What five games would you love to run/play if you had a willing group and a weekly time slot?

I’m going to leave out games I’m in or running now, of course (yay, Champions and Buffy), and also games I expect to be able to play in soon — I’m looking at you, Star Wars and Charnel Gods and espionage game! You can also assume that I wish I could go back and play in Carl’s games again. Those disposed of:

  • Over the Edge, preferably with the dark edgy gritty aspects in full swing.
  • Vampire, and stop laughing. I haven’t played enough of this to be burned out on it. I’m thinking straight up Vampire Revised here, without all the various escalation bits. Or maybe the new version, if it resonates with me.
  • Dark Inheritance, which I will never ever get to play, but a guy can dream. I find the D20 Modern system to be fairly elegant and I really like the Dark Inheritance mythos. Also, it’s the best example of modular setting design ever.
  • The Dying Earth, so that I might properly indulge my inner Oscar Wilde.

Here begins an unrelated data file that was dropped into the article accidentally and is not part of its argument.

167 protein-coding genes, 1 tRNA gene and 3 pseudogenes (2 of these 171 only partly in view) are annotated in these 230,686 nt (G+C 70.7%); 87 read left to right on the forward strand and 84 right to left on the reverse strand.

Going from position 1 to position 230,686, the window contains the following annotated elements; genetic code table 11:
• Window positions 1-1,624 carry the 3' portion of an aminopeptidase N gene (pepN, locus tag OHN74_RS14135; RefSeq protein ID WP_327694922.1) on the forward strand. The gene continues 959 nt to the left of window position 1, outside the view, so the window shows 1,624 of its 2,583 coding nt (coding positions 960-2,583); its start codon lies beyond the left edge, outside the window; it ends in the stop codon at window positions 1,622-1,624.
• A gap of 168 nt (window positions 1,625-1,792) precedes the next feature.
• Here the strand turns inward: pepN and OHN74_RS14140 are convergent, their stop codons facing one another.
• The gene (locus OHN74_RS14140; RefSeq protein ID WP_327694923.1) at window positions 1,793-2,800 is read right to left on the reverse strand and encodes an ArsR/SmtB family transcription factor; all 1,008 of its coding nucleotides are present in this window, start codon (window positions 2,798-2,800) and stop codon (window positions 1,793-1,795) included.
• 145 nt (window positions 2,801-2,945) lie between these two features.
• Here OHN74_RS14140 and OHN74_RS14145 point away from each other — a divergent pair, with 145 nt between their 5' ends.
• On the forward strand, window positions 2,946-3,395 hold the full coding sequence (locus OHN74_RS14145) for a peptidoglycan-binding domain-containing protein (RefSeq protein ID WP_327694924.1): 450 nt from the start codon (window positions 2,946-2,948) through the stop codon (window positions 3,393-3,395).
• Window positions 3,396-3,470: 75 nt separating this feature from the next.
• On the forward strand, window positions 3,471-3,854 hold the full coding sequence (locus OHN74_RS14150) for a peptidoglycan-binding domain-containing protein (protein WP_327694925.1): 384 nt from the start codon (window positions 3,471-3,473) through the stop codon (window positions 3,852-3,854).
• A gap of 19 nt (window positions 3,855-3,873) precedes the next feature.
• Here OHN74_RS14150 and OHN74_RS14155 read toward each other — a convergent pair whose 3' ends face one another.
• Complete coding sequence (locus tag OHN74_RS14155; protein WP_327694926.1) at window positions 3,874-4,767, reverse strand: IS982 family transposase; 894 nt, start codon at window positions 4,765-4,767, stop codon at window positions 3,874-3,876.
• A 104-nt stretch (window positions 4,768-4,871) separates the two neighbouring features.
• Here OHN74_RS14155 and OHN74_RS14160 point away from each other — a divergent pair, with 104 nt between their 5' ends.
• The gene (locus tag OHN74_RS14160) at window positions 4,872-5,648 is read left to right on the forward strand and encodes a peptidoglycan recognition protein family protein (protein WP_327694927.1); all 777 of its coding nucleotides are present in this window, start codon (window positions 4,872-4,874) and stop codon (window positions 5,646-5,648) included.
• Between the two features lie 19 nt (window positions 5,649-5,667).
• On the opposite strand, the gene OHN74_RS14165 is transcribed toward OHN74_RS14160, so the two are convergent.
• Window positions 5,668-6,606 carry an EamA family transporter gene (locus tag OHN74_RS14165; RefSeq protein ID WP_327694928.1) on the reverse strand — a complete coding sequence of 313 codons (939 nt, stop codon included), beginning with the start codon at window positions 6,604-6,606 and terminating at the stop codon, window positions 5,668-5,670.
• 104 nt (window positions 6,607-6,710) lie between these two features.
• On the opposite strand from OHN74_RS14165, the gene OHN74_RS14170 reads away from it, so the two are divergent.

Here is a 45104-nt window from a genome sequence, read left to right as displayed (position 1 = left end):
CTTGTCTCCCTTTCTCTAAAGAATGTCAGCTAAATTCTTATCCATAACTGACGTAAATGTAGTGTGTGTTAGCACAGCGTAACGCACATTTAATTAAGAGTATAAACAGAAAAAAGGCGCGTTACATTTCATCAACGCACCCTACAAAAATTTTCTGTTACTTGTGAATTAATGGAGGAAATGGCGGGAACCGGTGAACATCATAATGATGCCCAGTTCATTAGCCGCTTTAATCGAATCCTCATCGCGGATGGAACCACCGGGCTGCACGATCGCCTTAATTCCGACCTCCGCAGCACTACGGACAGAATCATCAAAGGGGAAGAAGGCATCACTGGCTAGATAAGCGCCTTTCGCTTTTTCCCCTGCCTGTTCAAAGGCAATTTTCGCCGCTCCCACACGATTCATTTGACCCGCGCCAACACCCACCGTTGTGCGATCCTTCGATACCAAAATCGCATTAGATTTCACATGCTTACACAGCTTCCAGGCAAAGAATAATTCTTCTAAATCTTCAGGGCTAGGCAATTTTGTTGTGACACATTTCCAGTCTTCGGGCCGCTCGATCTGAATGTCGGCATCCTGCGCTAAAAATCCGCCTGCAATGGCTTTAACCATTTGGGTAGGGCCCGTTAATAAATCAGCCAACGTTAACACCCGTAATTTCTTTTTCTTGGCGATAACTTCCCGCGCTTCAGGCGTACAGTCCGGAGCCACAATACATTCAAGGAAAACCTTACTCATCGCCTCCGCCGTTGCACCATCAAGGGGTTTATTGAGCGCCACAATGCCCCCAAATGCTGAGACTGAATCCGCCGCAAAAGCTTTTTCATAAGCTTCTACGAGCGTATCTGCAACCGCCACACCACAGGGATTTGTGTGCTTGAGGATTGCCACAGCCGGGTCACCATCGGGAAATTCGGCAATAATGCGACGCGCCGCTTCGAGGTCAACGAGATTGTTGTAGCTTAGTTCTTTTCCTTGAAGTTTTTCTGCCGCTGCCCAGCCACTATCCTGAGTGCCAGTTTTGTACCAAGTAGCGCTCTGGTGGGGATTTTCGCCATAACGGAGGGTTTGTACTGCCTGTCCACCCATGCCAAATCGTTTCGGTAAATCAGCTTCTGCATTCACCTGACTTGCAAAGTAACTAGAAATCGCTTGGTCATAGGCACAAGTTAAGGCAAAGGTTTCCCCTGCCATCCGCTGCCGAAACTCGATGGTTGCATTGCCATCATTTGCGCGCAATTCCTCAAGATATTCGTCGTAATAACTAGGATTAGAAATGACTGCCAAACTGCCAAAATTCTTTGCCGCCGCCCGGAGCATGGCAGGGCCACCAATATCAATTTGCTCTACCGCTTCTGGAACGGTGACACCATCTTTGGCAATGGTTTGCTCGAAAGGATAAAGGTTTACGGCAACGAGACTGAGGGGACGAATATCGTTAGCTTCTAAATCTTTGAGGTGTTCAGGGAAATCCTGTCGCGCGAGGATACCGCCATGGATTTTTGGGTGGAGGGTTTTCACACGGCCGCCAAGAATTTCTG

• Trinity, the best SF game ever, not that I’m biased or anything. Yeah, I know the political history is a bit wonky but you can fix most of that if you aren’t hampered by the need to shoehorn Aberrant in there.

Nobilis is a very strong runner-up.

Character WISH

This week’s Game WISH asks:

What are your characters’ mottoes, in ten words or less? Quotes and formal mottoes encouraged.

That’s fun! In no particular order:

Paul/Emoticon: For God, France, and humanity.

Reese: It’s all about the roads.

Mr. Wellstone: Fame follows fashion.

Cian: One must always journey to find wisdom.

Stick: Break dimensions, go to jail.

Clarice: Hail Britannia!

Constantine: Friends and family; blood and bone.

Jayson: Fortune follows.

(That last is a bit of a cheat, being my own family motto. But I like it.)